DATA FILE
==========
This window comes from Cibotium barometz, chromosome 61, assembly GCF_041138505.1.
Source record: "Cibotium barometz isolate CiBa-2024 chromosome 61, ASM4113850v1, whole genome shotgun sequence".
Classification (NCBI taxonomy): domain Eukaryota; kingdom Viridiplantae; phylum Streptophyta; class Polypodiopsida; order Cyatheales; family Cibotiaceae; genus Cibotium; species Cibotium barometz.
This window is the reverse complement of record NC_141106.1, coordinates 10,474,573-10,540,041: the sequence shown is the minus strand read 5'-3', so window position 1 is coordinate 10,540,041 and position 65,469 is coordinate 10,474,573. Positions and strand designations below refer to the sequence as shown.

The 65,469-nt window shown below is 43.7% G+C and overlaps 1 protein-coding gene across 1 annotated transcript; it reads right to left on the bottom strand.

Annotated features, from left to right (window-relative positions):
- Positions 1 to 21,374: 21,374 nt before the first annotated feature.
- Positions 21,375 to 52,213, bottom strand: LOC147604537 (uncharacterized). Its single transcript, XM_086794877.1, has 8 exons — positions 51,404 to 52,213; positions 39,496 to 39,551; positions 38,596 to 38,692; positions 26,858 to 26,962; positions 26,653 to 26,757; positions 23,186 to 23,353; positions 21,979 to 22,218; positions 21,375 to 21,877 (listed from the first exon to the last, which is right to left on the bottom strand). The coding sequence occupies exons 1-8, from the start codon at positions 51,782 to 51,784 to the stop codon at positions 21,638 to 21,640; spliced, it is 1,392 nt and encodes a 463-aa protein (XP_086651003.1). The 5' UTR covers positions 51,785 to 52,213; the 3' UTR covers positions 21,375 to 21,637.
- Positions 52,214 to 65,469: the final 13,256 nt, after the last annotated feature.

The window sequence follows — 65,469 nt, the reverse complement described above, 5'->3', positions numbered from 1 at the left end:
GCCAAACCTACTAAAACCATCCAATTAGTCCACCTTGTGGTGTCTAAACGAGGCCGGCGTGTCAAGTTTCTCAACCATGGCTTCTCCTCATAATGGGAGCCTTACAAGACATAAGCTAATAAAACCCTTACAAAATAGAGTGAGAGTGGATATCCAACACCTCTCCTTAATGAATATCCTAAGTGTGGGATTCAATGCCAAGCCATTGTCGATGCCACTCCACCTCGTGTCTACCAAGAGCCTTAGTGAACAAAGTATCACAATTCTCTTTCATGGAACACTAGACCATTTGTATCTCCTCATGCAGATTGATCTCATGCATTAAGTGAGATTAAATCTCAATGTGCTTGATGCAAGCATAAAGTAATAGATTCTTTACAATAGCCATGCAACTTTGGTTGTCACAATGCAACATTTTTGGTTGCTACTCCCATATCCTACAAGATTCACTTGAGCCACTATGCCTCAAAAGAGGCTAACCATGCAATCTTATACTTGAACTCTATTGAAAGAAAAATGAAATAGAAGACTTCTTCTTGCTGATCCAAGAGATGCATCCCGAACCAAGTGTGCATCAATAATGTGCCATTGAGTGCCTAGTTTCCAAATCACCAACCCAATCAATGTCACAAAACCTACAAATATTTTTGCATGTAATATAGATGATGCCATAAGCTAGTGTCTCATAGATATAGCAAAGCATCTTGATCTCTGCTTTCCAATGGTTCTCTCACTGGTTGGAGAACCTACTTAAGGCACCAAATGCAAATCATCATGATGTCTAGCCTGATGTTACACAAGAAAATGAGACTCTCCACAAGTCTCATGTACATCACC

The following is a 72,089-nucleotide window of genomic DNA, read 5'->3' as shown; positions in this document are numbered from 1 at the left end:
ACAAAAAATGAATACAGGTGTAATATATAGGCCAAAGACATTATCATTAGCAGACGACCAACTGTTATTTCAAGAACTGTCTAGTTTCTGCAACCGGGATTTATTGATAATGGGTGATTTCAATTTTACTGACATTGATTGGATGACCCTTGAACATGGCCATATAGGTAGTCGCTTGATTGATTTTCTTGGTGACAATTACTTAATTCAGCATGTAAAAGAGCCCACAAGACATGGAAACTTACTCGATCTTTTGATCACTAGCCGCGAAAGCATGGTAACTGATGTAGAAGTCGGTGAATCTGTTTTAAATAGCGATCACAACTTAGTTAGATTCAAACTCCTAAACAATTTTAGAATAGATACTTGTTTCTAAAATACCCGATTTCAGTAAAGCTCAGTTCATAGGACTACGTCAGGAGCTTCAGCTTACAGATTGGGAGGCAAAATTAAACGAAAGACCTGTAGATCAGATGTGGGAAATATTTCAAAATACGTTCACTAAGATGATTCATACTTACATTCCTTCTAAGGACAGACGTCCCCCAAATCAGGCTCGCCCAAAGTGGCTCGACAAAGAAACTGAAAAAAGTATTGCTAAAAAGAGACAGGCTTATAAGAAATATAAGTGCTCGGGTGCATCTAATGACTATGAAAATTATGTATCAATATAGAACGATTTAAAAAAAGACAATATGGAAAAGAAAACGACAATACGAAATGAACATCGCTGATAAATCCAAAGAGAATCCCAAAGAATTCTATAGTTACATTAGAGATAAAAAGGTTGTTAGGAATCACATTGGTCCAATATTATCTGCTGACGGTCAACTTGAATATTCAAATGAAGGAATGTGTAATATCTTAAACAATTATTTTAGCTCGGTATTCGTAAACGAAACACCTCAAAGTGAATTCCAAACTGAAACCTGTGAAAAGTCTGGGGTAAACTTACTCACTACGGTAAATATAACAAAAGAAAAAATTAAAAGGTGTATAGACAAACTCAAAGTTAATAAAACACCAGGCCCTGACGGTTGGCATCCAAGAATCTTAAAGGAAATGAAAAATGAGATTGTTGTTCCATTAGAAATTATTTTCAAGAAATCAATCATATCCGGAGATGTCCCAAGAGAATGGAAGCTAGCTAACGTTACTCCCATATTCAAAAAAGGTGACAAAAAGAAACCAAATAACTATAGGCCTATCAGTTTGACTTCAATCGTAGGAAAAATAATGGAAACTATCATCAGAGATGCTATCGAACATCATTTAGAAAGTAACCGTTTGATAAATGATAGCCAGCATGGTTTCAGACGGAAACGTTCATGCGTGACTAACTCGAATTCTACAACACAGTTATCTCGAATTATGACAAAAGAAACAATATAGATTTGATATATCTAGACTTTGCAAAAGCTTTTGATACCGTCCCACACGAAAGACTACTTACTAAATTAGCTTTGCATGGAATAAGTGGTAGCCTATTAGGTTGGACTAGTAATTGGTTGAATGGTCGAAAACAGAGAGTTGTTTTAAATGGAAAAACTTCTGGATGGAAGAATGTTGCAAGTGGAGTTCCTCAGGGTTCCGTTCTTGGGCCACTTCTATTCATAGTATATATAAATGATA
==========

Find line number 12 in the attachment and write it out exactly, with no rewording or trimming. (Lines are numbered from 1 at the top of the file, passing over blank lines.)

The following is a 72,089-nucleotide window of genomic DNA, read 5'->3' as shown; positions in this document are numbered from 1 at the left end: